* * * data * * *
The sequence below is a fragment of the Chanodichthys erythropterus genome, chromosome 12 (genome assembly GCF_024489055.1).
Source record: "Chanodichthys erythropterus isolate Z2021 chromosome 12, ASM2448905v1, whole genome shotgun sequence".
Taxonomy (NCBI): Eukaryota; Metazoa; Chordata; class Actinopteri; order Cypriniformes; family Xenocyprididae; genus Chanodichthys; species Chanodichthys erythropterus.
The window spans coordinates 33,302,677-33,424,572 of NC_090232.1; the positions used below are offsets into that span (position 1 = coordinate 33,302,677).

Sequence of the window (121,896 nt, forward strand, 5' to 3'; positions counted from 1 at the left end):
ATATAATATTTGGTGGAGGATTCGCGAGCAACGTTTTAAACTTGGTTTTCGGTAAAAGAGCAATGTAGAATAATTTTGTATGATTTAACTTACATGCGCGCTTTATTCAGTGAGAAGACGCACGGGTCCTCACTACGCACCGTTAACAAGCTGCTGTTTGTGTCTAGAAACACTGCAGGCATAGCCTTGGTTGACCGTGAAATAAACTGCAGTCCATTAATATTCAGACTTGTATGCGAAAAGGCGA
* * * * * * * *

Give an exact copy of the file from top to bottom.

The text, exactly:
The sequence below is a fragment of the Chanodichthys erythropterus genome, chromosome 12 (genome assembly GCF_024489055.1).
Source record: "Chanodichthys erythropterus isolate Z2021 chromosome 12, ASM2448905v1, whole genome shotgun sequence".
Taxonomy (NCBI): Eukaryota; Metazoa; Chordata; class Actinopteri; order Cypriniformes; family Xenocyprididae; genus Chanodichthys; species Chanodichthys erythropterus.
The window spans coordinates 33,302,677-33,424,572 of NC_090232.1; the positions used below are offsets into that span (position 1 = coordinate 33,302,677).

Sequence of the window (121,896 nt, forward strand, 5' to 3'; positions counted from 1 at the left end):
ATATAATATTTGGTGGAGGATTCGCGAGCAACGTTTTAAACTTGGTTTTCGGTAAAAGAGCAATGTAGAATAATTTTGTATGATTTAACTTACATGCGCGCTTTATTCAGTGAGAAGACGCACGGGTCCTCACTACGCACCGTTAACAAGCTGCTGTTTGTGTCTAGAAACACTGCAGGCATAGCCTTGGTTGACCGTGAAATAAACTGCAGTCCATTAATATTCAGACTTGTATGCGAAAAGGCGA